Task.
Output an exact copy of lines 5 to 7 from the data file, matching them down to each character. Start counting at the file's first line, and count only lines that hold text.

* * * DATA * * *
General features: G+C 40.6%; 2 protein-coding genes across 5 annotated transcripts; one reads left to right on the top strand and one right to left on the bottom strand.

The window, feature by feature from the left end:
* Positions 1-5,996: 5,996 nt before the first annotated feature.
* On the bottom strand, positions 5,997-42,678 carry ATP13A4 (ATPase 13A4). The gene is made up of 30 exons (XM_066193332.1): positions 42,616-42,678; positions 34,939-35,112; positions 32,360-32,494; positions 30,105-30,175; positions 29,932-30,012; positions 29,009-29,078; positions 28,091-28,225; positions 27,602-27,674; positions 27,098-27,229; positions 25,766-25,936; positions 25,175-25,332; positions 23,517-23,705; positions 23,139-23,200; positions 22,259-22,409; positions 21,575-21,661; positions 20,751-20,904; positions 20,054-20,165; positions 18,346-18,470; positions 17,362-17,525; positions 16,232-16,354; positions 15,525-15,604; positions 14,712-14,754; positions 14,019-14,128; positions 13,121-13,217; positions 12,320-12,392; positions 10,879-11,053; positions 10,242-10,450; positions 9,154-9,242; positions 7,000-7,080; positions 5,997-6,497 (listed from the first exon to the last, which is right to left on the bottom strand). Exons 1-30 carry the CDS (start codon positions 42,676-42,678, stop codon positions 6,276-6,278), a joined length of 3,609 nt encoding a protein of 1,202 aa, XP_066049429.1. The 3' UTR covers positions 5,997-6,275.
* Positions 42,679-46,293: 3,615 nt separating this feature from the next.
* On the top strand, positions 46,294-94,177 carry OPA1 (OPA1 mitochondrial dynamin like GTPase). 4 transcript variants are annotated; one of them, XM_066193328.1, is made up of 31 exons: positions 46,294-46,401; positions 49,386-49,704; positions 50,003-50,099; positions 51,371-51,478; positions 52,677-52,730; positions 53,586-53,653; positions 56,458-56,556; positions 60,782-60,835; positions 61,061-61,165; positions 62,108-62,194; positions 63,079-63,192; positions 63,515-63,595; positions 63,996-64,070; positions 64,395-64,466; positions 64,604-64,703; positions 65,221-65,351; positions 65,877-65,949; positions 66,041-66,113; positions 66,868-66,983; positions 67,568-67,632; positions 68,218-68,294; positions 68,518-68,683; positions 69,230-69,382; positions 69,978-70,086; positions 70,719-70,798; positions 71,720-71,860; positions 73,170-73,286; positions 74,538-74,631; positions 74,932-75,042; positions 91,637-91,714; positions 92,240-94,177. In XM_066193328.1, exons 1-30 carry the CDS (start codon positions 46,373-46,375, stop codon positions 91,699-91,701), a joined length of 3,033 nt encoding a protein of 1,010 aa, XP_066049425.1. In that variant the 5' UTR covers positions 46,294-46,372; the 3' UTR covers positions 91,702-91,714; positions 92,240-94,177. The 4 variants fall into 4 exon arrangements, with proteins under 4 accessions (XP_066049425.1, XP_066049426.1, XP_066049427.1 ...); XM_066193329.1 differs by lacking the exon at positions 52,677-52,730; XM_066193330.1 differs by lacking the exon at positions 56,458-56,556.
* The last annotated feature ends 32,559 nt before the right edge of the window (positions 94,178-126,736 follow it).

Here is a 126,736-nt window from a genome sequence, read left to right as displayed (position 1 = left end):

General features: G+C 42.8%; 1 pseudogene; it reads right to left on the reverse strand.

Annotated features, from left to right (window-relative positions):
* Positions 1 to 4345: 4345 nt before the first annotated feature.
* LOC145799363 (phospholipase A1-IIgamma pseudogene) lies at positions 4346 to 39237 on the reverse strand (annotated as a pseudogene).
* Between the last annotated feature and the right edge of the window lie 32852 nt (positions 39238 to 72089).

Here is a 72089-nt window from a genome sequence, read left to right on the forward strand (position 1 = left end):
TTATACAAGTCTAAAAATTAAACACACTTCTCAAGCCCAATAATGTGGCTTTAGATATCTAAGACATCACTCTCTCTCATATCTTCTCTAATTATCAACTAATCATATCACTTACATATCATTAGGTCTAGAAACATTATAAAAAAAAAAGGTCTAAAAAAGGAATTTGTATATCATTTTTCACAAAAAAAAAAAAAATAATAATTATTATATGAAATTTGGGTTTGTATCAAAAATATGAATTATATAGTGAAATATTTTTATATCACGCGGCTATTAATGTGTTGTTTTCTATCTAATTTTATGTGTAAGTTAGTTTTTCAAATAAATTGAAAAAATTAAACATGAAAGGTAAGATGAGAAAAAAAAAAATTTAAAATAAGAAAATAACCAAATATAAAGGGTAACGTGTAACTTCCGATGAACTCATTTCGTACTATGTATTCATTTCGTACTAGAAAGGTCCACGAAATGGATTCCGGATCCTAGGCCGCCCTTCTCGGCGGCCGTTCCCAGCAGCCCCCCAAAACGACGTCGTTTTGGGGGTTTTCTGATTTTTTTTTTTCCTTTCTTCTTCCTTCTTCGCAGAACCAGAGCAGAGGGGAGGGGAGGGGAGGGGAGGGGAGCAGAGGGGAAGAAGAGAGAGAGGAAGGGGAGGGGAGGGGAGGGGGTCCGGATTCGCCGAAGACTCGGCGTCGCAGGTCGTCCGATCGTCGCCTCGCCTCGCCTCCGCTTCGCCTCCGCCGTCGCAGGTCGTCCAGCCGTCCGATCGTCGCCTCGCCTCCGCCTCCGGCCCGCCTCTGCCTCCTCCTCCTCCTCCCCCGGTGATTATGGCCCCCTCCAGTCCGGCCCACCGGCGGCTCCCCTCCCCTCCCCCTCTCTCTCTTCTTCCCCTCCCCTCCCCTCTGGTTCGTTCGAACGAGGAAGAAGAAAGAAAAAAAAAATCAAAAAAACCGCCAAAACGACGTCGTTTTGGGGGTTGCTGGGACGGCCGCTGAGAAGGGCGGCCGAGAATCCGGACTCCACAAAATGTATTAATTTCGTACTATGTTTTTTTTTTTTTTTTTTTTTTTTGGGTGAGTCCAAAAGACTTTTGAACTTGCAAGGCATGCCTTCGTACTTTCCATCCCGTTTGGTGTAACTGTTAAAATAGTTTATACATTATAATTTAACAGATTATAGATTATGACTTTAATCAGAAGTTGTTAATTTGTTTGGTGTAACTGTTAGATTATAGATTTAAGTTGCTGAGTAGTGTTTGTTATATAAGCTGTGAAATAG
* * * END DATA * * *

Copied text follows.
* Positions 42,679-46,293: 3,615 nt separating this feature from the next.
* On the top strand, positions 46,294-94,177 carry OPA1 (OPA1 mitochondrial dynamin like GTPase). 4 transcript variants are annotated; one of them, XM_066193328.1, is made up of 31 exons: positions 46,294-46,401; positions 49,386-49,704; positions 50,003-50,099; positions 51,371-51,478; positions 52,677-52,730; positions 53,586-53,653; positions 56,458-56,556; positions 60,782-60,835; positions 61,061-61,165; positions 62,108-62,194; positions 63,079-63,192; positions 63,515-63,595; positions 63,996-64,070; positions 64,395-64,466; positions 64,604-64,703; positions 65,221-65,351; positions 65,877-65,949; positions 66,041-66,113; positions 66,868-66,983; positions 67,568-67,632; positions 68,218-68,294; positions 68,518-68,683; positions 69,230-69,382; positions 69,978-70,086; positions 70,719-70,798; positions 71,720-71,860; positions 73,170-73,286; positions 74,538-74,631; positions 74,932-75,042; positions 91,637-91,714; positions 92,240-94,177. In XM_066193328.1, exons 1-30 carry the CDS (start codon positions 46,373-46,375, stop codon positions 91,699-91,701), a joined length of 3,033 nt encoding a protein of 1,010 aa, XP_066049425.1. In that variant the 5' UTR covers positions 46,294-46,372; the 3' UTR covers positions 91,702-91,714; positions 92,240-94,177. The 4 variants fall into 4 exon arrangements, with proteins under 4 accessions (XP_066049425.1, XP_066049426.1, XP_066049427.1 ...); XM_066193329.1 differs by lacking the exon at positions 52,677-52,730; XM_066193330.1 differs by lacking the exon at positions 56,458-56,556.
* The last annotated feature ends 32,559 nt before the right edge of the window (positions 94,178-126,736 follow it).